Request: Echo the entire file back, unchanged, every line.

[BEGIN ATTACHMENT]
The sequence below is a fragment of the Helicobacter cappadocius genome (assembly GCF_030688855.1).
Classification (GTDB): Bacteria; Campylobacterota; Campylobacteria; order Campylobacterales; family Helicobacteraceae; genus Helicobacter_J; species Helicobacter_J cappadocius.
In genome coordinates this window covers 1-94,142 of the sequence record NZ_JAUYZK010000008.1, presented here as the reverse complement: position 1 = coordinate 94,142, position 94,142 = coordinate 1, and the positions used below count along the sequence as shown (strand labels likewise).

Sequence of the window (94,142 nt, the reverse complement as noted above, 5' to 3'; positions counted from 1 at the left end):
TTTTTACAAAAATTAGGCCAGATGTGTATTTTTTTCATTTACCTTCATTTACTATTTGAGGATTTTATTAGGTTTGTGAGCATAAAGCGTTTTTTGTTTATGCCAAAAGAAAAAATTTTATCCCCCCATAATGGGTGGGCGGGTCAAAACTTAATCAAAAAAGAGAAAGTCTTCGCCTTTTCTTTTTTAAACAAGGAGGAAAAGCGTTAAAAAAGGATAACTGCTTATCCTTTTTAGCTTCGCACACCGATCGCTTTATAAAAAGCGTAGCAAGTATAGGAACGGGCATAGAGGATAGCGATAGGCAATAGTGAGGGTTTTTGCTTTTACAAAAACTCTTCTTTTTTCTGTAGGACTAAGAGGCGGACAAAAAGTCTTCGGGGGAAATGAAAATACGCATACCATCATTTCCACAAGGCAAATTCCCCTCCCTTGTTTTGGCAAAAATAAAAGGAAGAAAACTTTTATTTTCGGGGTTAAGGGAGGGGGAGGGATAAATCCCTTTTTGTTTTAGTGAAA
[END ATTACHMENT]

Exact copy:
The sequence below is a fragment of the Helicobacter cappadocius genome (assembly GCF_030688855.1).
Classification (GTDB): Bacteria; Campylobacterota; Campylobacteria; order Campylobacterales; family Helicobacteraceae; genus Helicobacter_J; species Helicobacter_J cappadocius.
In genome coordinates this window covers 1-94,142 of the sequence record NZ_JAUYZK010000008.1, presented here as the reverse complement: position 1 = coordinate 94,142, position 94,142 = coordinate 1, and the positions used below count along the sequence as shown (strand labels likewise).

Sequence of the window (94,142 nt, the reverse complement as noted above, 5' to 3'; positions counted from 1 at the left end):
TTTTTACAAAAATTAGGCCAGATGTGTATTTTTTTCATTTACCTTCATTTACTATTTGAGGATTTTATTAGGTTTGTGAGCATAAAGCGTTTTTTGTTTATGCCAAAAGAAAAAATTTTATCCCCCCATAATGGGTGGGCGGGTCAAAACTTAATCAAAAAAGAGAAAGTCTTCGCCTTTTCTTTTTTAAACAAGGAGGAAAAGCGTTAAAAAAGGATAACTGCTTATCCTTTTTAGCTTCGCACACCGATCGCTTTATAAAAAGCGTAGCAAGTATAGGAACGGGCATAGAGGATAGCGATAGGCAATAGTGAGGGTTTTTGCTTTTACAAAAACTCTTCTTTTTTCTGTAGGACTAAGAGGCGGACAAAAAGTCTTCGGGGGAAATGAAAATACGCATACCATCATTTCCACAAGGCAAATTCCCCTCCCTTGTTTTGGCAAAAATAAAAGGAAGAAAACTTTTATTTTCGGGGTTAAGGGAGGGGGAGGGATAAATCCCTTTTTGTTTTAGTGAAA